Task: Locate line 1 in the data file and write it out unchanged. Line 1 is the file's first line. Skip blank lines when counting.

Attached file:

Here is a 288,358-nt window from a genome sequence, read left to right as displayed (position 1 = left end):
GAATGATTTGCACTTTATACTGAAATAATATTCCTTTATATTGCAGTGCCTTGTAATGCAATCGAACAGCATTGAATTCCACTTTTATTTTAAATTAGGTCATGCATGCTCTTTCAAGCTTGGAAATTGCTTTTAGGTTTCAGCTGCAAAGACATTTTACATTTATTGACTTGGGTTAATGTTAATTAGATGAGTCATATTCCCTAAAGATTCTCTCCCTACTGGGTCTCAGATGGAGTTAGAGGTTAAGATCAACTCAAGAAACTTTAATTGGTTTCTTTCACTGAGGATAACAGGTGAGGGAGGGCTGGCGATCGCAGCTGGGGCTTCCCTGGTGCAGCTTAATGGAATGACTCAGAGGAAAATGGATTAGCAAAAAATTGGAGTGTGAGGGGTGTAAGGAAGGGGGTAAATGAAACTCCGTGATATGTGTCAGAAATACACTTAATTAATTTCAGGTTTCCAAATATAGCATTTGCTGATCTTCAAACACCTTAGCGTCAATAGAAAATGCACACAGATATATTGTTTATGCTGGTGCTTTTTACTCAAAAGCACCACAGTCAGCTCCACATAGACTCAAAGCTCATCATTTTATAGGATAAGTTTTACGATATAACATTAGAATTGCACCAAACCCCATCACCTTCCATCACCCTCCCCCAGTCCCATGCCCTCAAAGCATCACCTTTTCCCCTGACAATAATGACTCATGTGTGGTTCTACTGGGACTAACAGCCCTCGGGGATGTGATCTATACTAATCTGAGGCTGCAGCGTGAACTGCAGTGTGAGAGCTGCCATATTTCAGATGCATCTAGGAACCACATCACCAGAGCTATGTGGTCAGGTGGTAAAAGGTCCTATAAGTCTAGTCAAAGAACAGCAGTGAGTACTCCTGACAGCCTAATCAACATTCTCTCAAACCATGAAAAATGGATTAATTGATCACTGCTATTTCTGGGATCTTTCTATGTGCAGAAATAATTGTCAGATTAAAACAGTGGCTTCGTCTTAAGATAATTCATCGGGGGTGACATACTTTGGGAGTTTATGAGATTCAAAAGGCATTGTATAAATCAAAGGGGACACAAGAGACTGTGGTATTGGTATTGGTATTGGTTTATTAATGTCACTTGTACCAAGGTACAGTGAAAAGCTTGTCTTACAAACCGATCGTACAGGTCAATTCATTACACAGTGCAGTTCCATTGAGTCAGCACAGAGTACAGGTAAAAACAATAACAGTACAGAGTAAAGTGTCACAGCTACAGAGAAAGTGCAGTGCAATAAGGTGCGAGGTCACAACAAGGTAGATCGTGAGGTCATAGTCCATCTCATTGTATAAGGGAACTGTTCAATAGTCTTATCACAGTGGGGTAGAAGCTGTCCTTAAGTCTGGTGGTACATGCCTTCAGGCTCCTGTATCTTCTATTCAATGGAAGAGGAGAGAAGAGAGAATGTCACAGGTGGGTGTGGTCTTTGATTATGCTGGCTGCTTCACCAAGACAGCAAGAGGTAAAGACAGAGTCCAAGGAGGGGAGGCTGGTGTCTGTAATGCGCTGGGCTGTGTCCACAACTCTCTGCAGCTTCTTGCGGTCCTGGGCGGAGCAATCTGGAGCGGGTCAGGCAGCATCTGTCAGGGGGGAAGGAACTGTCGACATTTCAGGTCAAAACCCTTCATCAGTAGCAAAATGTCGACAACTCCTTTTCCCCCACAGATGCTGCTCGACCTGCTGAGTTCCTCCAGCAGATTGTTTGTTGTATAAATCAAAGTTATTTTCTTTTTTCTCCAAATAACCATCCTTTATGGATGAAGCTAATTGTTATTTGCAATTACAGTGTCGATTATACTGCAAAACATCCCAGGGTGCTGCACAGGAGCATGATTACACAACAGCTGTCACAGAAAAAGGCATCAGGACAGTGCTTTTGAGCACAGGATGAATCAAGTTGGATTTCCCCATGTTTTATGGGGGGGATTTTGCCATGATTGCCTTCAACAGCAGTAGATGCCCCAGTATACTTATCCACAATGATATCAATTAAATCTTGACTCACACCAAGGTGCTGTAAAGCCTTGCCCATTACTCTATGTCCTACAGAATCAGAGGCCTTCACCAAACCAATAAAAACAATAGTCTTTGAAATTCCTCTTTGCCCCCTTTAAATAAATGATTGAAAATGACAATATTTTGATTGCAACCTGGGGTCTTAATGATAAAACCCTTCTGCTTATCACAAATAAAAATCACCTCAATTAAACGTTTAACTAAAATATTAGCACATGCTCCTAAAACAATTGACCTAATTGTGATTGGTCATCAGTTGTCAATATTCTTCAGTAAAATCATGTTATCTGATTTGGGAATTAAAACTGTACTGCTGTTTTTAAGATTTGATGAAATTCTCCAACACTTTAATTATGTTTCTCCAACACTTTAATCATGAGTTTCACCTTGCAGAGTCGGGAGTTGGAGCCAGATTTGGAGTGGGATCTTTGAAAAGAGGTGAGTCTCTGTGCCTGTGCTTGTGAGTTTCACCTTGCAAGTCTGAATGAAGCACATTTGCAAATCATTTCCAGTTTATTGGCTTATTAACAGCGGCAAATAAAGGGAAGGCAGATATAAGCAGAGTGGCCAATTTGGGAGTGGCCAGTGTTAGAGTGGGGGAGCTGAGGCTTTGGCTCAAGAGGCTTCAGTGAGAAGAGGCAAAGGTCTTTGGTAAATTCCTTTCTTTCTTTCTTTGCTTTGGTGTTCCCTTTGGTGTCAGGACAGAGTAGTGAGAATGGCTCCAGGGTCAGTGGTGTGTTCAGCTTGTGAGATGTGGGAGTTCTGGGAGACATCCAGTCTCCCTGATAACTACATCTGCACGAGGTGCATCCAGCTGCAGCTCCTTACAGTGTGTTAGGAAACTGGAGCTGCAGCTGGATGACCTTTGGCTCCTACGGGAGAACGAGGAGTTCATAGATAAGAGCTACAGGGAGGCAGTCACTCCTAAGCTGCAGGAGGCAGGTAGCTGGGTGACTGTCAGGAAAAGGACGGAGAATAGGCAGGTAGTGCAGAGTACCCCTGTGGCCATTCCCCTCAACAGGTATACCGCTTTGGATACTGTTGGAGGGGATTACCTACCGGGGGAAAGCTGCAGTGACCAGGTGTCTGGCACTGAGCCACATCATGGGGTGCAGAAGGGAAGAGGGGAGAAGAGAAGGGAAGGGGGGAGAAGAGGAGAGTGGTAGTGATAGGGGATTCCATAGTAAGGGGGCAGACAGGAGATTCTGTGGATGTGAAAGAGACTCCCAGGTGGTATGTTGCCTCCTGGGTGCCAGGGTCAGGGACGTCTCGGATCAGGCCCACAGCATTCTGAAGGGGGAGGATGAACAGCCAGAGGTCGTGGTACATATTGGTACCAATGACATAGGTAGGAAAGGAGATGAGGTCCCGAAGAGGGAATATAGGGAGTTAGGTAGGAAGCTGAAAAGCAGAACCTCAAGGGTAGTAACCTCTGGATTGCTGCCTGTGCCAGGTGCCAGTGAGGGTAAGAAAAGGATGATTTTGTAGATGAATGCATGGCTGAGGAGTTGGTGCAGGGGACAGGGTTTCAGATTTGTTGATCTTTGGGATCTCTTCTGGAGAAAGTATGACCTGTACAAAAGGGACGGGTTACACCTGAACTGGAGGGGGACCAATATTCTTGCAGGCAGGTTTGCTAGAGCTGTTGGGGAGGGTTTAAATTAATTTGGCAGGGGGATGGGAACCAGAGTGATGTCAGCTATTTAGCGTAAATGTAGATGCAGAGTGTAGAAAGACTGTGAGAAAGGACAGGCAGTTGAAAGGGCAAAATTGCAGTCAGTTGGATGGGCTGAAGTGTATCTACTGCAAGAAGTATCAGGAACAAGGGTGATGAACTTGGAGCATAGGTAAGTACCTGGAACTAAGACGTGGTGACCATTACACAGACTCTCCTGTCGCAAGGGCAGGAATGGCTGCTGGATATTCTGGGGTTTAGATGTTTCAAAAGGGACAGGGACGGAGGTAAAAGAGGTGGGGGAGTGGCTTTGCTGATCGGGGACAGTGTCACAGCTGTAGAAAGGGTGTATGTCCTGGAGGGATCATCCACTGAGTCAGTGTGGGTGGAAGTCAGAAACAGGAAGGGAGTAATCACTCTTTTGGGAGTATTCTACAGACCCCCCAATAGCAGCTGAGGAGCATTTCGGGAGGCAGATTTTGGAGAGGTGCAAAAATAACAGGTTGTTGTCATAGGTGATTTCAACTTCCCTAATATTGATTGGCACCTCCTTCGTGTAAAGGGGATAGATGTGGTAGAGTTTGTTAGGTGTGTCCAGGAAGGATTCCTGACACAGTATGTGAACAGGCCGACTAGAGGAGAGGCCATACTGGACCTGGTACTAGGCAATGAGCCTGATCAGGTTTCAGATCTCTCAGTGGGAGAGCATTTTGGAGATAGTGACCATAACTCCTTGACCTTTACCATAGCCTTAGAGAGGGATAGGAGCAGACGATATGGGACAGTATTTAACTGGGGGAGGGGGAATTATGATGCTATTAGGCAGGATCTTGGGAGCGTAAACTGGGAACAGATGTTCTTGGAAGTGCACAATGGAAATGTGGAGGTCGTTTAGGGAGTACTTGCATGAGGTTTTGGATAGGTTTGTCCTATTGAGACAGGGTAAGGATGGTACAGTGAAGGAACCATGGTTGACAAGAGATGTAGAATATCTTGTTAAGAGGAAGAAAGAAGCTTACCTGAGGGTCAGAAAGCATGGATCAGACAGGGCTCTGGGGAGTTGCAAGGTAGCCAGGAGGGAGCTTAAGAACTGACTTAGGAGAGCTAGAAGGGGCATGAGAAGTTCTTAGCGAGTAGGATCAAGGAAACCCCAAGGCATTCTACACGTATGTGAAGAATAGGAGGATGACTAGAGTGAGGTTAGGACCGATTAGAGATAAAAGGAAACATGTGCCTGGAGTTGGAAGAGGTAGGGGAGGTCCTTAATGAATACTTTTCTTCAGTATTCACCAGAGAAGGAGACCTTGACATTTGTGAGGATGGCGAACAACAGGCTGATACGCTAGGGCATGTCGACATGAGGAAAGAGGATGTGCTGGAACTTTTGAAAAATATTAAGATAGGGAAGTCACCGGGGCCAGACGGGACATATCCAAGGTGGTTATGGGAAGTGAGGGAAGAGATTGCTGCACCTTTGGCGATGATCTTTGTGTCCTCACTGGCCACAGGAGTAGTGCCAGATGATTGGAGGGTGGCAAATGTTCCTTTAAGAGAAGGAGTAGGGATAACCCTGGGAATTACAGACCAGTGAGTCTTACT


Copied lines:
Here is a 288,358-nt window from a genome sequence, read left to right as displayed (position 1 = left end):